Army Drone ChatGPT

US Army Drafts ChatGPT to Write Articles

The United States Department of Defense has enlisted ChatGPT to write a press release about a new task force working on new ways to counter the threat of Unmanned Aerial Systems. Essentially the U.S. Army has employed OpenAI’s generative AI to write about new techniques, some rooted in AI, to combat flying drones that may also have an AI pilot.

Military Correspondent ChatGPT

The Pentagon published ChatGPT’s writing on the Defense Visual Information Distribution Service (DVIDS). The article covers the debut of Task Force 39, a kind of research and experimentation group working on counter-drone and other defense innovations through technology and partnerships with people and businesses involved near Army operations. The piece doesn’t mention DoD experiments with AI like autonomous aircraft, voice assistants, and self-driving tanks, but a ChatGPT-written article does speak to the military’s interest and investment in developing AI capabilities. That now includes ChatGPT. The Army prefaces the article by briefly announcing ChatGPT’s involvement and the reasoning behind using it to write a press release.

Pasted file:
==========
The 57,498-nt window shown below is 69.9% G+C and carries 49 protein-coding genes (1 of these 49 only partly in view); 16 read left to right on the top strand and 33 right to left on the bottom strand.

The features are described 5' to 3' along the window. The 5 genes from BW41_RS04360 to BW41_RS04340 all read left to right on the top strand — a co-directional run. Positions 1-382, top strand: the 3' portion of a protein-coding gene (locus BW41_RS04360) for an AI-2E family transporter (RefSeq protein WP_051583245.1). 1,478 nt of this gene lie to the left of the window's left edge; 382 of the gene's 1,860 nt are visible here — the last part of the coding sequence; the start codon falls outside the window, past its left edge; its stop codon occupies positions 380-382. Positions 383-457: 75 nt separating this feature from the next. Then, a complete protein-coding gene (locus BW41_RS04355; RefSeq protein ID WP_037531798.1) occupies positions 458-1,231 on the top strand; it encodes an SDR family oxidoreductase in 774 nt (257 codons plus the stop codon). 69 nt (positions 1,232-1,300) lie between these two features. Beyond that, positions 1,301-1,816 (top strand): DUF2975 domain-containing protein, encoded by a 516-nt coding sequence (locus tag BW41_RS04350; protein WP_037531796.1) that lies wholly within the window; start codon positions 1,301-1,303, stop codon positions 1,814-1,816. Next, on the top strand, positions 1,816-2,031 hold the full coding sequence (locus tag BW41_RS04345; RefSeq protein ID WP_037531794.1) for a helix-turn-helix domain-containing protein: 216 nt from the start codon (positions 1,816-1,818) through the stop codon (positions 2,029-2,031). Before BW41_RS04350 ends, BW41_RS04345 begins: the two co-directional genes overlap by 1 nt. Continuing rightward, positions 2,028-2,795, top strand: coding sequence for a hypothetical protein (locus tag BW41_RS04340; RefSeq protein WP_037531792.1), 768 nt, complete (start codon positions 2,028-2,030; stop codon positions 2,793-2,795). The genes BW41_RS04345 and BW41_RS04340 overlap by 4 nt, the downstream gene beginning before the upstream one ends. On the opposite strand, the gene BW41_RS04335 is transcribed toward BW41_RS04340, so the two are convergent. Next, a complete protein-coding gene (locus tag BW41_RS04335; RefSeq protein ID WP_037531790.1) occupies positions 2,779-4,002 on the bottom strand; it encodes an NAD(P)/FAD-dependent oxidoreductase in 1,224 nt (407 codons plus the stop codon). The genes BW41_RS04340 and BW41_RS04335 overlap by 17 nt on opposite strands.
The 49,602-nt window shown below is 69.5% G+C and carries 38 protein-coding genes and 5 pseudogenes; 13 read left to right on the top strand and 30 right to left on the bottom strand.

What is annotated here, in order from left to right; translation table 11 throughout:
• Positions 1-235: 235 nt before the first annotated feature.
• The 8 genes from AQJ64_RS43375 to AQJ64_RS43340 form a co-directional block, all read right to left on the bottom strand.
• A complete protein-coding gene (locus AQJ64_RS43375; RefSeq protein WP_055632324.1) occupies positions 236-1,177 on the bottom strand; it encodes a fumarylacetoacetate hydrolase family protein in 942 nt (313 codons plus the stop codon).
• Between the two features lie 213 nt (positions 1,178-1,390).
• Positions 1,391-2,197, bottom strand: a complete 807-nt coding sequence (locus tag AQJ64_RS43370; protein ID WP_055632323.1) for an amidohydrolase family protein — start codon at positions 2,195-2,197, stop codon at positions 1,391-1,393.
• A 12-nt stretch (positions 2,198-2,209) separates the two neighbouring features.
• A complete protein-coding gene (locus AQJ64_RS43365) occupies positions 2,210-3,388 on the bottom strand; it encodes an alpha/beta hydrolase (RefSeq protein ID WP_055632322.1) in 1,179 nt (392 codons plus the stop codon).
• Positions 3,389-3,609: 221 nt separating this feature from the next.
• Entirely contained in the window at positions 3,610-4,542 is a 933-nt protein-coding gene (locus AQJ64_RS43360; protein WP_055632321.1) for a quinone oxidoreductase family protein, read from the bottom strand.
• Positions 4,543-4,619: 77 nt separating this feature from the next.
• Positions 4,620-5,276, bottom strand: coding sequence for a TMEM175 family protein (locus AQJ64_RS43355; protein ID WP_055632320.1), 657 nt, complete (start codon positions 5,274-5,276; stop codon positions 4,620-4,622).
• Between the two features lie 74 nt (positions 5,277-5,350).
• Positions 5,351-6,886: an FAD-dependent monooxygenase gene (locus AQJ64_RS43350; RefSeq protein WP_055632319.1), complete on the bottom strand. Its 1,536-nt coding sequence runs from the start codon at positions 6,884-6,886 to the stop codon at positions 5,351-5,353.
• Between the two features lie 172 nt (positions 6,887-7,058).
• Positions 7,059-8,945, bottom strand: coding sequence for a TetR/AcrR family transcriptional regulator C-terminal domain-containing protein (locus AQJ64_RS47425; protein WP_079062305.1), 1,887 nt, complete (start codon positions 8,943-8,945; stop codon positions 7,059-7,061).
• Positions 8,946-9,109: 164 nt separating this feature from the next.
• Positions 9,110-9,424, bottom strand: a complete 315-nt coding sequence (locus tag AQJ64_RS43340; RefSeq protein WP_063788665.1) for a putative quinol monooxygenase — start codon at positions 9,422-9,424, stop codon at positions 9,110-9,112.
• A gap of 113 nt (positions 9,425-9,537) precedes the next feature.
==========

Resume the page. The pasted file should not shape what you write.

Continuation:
“The article that follows was generated by OpenAI’s ChatGPT. No endorsement is intended,” the article explains. “The use of AI to generate this story emphasizes U.S. Army Central’s commitment to using emerging technologies and innovation in a challenging and ever-changing operational environment.”

The article doesn’t say if the explanation was also composed by ChatGPT, nor is there any mention of humans editing the AI-generated draft. There are no obvious flaws or errors in the piece, which might mean there was a little light proofreading or a very well-written prompt. Any stilted language and organization could be attributed to being a military press release as easily as AI idiosyncrasy. It does at least seem to have dodged the avalanche of errors and plagiarism that CNET had to respond to in a long correction to its AI-generated articles.

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